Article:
American Bar Association
Media Alerts
Media Alerts - Greg Hargus v. Ferocious and Impetuous, LLC - Third Circuit
Decrease font size
Increase font size
October 24, 2016
  Greg Hargus v. Ferocious and Impetuous, LLC - Third Circuit
Headline: Tortious act of throwing an object from land at an individual on an anchored vessel does not threaten a disruptive effect on maritime commerce and does not invoke federal admiralty law

Area of Law: Federal Admiralty and Maritime Jurisdiction

Issue(s) Presented: Whether throwing a coffee cup from land at an individual's head, who is standing on an anchored vessel, threatens a disruptive effect on maritime commerce and, thus, invokes maritime jurisdiction?

Brief Summary: Plaintiff filed a personal injury suit in District Court when he was hit in the head by a coffee cup while standing on an anchored vessel. Defendant threw the coffee cup from land. The Third Circuit concluded that plaintiff's negligence claim did not invoke maritime jurisdiction because the act did not potentially disrupt maritime commerce.
As established by the United States Constitution and 28 U.S.C §1333(1), "federal district courts have original jurisdiction over any civil case of admiralty or maritime jurisdiction" for the purpose of protecting maritime commerce. These cases must satisfy conditions of both location and of connection with maritime activity in order to be asserted.
The Third Circuit held that the first prong of the admiralty jurisdiction connection test was not met. Analyzing the "potential disruptive effects" the tortious act could have had on maritime commerce, the Third Circuit concluded that throwing an object from land at a person on an anchored vessel did not disrupt the waterway, obstruct free passage of commercial ships, or damage nearby commercial ships. Therefore, the incident did not have a disruptive effect on maritime commerce and failed to satisfy the first prong of the connection test, rendering federal admiralty jurisdiction inappropriate.

Extended Summary: Plaintiff Greg Hargus filed a negligence claim in district court when he was hit in the head by a coffee cup while he was standing on an anchored vessel. The coffee cup was thrown by Defendant Kyle Coleman while he was on land. The Third Circuit found that this tortious incident did not invoke maritime jurisdiction because it did not "potentially disrupt maritime commerce."
As established by the United States Constitution and 28 U.S.C §1333(1), "federal district courts have original jurisdiction over any civil case of admiralty or maritime jurisdiction." The purpose of having maritime jurisdiction is to protect maritime commerce. "To invoke federal admiralty jurisdiction over a tort claim, the claim must satisfy conditions of both location and of connection with maritime commerce."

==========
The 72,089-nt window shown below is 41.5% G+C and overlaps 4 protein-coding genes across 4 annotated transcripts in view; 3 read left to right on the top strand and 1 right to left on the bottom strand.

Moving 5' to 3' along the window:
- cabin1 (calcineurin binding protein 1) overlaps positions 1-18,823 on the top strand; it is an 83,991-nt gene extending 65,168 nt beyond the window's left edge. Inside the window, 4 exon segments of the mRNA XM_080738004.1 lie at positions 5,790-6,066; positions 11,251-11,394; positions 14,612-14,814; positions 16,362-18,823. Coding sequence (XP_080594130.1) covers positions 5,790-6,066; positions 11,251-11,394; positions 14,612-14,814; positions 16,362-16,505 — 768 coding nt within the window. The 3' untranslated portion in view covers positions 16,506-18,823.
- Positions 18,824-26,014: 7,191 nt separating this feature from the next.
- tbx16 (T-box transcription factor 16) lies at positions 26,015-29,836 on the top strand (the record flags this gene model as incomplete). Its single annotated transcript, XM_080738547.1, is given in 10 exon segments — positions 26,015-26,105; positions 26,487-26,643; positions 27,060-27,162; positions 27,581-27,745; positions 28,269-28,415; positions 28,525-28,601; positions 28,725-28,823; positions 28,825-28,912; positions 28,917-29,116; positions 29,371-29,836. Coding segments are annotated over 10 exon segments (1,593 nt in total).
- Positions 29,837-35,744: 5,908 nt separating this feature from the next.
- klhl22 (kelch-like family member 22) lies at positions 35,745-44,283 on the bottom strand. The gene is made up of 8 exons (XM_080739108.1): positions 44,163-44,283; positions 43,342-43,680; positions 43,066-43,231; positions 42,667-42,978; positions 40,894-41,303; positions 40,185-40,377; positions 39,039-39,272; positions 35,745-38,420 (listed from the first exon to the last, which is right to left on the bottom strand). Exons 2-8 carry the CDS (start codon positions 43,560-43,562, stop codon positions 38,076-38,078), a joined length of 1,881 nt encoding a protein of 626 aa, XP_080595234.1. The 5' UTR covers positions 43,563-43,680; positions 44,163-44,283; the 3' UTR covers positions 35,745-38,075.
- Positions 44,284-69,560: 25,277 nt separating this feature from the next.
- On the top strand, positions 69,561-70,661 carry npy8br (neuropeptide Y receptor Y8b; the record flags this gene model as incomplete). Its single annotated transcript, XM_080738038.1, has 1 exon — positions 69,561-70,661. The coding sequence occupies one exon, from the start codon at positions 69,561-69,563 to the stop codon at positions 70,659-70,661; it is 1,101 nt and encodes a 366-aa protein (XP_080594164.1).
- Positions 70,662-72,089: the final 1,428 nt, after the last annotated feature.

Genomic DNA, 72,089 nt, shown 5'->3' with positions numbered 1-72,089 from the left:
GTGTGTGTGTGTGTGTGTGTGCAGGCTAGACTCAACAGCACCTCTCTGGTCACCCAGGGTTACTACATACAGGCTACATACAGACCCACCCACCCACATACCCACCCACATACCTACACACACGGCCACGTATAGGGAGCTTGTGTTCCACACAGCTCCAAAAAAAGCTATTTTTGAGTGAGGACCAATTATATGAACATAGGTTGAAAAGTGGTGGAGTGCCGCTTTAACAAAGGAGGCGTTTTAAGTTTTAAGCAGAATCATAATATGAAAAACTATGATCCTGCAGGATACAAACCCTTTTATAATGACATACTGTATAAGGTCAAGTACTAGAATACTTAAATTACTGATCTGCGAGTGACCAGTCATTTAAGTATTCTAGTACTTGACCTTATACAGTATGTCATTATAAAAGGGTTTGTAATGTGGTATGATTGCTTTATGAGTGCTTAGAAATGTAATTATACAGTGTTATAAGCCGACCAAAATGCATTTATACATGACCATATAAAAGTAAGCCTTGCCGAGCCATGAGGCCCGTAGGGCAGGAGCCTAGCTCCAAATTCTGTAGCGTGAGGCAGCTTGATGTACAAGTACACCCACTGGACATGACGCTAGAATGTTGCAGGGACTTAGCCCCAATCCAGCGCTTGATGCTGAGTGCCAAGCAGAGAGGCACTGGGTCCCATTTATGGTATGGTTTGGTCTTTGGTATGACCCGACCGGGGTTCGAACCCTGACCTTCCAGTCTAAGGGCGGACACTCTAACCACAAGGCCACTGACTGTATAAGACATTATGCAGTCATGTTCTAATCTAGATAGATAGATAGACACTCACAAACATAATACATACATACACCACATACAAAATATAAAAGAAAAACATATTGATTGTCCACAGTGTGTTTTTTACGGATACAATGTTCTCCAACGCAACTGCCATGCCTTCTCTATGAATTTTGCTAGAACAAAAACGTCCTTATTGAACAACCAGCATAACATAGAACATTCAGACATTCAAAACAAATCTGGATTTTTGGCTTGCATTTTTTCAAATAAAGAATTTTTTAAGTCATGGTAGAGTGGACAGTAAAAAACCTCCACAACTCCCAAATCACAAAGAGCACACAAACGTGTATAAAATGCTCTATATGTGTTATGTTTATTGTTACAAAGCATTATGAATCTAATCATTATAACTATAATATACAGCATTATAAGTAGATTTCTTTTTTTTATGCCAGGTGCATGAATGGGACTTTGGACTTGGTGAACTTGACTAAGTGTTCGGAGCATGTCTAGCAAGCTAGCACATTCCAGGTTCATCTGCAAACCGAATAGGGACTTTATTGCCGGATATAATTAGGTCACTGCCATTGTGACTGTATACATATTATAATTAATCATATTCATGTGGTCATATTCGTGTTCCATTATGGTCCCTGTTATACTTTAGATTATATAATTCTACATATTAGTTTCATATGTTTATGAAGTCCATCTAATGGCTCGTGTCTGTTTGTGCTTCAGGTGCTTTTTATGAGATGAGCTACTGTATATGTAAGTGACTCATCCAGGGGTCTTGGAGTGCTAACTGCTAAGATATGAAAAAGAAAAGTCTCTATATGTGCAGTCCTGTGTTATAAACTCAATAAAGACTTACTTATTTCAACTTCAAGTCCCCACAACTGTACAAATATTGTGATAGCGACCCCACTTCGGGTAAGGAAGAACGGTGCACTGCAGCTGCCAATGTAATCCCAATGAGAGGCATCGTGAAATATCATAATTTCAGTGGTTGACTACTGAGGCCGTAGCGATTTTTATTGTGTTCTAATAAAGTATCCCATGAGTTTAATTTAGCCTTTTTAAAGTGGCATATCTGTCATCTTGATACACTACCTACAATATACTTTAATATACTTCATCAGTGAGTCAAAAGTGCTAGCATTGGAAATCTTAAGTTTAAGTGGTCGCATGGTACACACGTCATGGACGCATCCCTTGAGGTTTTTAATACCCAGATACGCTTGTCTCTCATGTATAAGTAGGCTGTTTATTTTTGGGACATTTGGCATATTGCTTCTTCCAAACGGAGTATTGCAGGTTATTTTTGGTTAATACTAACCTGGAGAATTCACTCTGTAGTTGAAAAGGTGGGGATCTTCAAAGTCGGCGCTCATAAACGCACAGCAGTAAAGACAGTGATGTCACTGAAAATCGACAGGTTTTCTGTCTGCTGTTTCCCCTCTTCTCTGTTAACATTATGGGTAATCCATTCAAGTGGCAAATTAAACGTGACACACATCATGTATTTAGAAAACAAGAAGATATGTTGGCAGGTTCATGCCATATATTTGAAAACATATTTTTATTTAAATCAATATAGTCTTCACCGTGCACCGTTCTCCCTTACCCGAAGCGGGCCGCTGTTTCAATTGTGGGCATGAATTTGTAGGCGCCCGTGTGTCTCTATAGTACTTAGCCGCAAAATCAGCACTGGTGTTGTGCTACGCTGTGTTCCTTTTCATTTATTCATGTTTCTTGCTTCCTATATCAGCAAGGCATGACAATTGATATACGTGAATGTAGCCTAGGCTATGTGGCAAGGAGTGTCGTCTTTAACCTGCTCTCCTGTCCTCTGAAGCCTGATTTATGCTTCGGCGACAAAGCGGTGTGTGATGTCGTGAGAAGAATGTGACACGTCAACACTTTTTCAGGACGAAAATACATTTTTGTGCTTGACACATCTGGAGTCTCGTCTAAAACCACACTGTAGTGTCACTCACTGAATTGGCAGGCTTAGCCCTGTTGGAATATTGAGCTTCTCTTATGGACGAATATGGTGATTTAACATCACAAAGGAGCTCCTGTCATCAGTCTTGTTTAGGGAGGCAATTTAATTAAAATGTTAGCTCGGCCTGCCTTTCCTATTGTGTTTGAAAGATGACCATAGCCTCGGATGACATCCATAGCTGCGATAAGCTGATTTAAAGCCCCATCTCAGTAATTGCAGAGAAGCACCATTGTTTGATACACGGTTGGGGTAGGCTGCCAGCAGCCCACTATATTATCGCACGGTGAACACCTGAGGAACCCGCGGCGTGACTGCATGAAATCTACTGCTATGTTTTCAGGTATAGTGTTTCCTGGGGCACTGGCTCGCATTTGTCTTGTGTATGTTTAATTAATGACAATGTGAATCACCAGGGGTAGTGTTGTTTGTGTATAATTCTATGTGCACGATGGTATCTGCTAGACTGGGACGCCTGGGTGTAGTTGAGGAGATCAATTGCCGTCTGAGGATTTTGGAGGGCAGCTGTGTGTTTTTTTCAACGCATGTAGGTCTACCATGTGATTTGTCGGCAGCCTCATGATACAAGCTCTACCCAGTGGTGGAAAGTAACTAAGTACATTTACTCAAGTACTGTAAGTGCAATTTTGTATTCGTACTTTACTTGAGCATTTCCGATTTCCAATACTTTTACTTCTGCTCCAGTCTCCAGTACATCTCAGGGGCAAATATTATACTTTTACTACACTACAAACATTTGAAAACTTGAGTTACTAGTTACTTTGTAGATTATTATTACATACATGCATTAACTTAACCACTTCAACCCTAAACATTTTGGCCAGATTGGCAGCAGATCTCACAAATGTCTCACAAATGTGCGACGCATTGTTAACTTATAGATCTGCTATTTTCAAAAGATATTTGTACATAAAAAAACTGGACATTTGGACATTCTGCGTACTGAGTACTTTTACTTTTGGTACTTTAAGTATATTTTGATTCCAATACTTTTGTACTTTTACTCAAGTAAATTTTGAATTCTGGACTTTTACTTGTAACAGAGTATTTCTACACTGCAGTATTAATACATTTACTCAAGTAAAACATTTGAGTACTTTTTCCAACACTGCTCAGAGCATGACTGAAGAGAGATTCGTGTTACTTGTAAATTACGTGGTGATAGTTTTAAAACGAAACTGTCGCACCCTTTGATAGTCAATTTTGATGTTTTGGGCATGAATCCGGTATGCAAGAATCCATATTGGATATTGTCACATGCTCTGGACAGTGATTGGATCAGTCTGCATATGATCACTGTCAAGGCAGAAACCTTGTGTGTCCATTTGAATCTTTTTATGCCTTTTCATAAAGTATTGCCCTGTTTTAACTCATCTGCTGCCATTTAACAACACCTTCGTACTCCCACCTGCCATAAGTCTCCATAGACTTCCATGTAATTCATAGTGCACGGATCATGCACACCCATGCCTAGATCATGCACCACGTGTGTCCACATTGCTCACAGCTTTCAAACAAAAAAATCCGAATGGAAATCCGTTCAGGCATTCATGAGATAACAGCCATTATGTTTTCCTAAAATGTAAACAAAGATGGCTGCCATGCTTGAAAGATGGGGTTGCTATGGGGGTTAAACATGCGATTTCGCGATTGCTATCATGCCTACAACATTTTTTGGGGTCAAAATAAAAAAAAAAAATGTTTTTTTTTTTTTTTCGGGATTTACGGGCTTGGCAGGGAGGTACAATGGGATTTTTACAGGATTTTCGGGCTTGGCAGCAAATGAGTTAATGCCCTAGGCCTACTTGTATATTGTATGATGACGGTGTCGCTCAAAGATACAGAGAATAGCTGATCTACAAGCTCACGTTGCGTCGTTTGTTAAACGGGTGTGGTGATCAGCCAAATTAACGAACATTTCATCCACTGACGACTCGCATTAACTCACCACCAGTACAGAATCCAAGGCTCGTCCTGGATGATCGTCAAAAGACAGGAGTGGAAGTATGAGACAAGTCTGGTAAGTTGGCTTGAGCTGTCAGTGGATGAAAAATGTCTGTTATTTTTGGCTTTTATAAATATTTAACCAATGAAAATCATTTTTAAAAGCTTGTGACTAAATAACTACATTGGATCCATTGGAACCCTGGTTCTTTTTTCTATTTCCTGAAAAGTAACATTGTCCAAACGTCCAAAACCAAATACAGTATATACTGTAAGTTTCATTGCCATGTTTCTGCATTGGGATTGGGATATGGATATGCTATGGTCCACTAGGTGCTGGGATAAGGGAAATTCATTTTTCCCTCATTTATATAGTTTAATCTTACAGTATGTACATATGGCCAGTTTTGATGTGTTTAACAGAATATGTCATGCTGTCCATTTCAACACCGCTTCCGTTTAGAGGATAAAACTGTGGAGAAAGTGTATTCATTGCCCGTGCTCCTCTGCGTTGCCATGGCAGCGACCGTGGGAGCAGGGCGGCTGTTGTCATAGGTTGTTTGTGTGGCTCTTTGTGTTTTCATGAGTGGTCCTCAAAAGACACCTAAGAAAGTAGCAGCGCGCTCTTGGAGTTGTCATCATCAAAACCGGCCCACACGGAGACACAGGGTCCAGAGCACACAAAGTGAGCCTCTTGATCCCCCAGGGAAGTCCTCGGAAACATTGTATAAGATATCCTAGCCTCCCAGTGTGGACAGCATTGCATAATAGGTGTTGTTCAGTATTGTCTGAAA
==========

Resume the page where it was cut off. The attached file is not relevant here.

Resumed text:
The Third Circuit focused on the connection aspect of the test. Connection is satisfied by fulfilling a two-part test, requiring the court to first establish that "the general features of the type of incident involved have a potentially disruptive impact on maritime commerce." Referencing other cases, the Third Circuit noted that a disagreement or "physical altercation" between individuals on or around navigable water did not disrupt navigation, because it did not impede the "free passage of commercial ships in navigable waterways." Also, because the injurious event occurred while the vessel was docked, the vessel's crew was not distracted, which could have posed a danger to colliding with other vessels.
The Third Circuit held that the activity did not pose a threat to potentially disrupting maritime commerce since it did not obstruct the free passage of commercial ships, create a risk of collision of vessels, or damage a nearby vessel. Therefore, the first prong of the connection test was not satisfied, barring the application of federal admiralty jurisdiction. The Third Circuit vacated the judgment and remanded with instructions for the District Court to dismiss the case.

The full opinion can be found at http://www2.ca3.uscourts.gov/opinarch/153635p.pdf

Panel: Fuentes, Vanaskie, and Restrepo, Circuit Judges

Argument Date: May 19, 2016

Date of Issued Opinion: October 18, 2016

Docket Number: No. 15-3635

Decided: Vacated and remanded

Case Alert Author: Katherine A. Osevala

Counsel: Matthew J. Duensing, Counsel for Appellants.

Author of Opinion: Circuit Judge Vanaskie

Circuit: Third Circuit

Case Alert Circuit Supervisor: Professor Mary E. Levy

    Posted By: Susan DeJarnatt @ 10/24/2016 12:50 PM     3rd Circuit  

FuseTalk Enterprise Edition - © 1999-2018 FuseTalk Inc. All rights reserved.

Discussion Board Usage Agreement

Back to Top